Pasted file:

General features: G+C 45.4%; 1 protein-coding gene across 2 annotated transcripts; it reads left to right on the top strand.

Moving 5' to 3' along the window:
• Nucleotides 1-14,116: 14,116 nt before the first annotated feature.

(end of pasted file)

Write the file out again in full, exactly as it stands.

General features: G+C 45.4%; 1 protein-coding gene across 2 annotated transcripts; it reads left to right on the top strand.

Moving 5' to 3' along the window:
• Nucleotides 1-14,116: 14,116 nt before the first annotated feature.